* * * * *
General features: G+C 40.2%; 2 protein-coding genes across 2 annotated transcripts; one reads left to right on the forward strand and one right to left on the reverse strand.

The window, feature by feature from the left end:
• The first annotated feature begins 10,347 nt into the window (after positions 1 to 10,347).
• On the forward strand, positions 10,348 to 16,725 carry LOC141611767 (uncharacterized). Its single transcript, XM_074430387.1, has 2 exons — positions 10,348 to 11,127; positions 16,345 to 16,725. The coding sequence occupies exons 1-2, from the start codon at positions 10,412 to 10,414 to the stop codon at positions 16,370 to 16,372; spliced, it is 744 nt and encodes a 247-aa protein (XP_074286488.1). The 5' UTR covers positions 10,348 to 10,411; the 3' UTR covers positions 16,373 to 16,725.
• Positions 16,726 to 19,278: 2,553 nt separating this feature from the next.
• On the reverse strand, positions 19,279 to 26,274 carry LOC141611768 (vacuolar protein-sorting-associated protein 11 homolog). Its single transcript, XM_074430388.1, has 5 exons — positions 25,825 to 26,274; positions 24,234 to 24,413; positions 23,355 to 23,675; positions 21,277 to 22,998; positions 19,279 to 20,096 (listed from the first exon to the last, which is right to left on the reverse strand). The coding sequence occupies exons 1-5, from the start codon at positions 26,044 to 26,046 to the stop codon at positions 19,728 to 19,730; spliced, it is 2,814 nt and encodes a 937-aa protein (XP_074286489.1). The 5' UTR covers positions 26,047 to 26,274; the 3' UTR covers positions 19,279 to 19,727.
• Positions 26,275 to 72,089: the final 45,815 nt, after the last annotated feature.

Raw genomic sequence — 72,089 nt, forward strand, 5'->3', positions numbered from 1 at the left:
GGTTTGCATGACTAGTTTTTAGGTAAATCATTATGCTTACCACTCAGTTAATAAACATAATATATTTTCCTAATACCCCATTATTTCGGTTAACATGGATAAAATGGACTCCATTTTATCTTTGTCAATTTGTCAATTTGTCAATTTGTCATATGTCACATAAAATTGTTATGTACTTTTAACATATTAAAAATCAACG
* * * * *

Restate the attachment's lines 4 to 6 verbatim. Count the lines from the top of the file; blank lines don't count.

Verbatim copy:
• On the forward strand, positions 10,348 to 16,725 carry LOC141611767 (uncharacterized). Its single transcript, XM_074430387.1, has 2 exons — positions 10,348 to 11,127; positions 16,345 to 16,725. The coding sequence occupies exons 1-2, from the start codon at positions 10,412 to 10,414 to the stop codon at positions 16,370 to 16,372; spliced, it is 744 nt and encodes a 247-aa protein (XP_074286488.1). The 5' UTR covers positions 10,348 to 10,411; the 3' UTR covers positions 16,373 to 16,725.
• Positions 16,726 to 19,278: 2,553 nt separating this feature from the next.
• On the reverse strand, positions 19,279 to 26,274 carry LOC141611768 (vacuolar protein-sorting-associated protein 11 homolog). Its single transcript, XM_074430388.1, has 5 exons — positions 25,825 to 26,274; positions 24,234 to 24,413; positions 23,355 to 23,675; positions 21,277 to 22,998; positions 19,279 to 20,096 (listed from the first exon to the last, which is right to left on the reverse strand). The coding sequence occupies exons 1-5, from the start codon at positions 26,044 to 26,046 to the stop codon at positions 19,728 to 19,730; spliced, it is 2,814 nt and encodes a 937-aa protein (XP_074286489.1). The 5' UTR covers positions 26,047 to 26,274; the 3' UTR covers positions 19,279 to 19,727.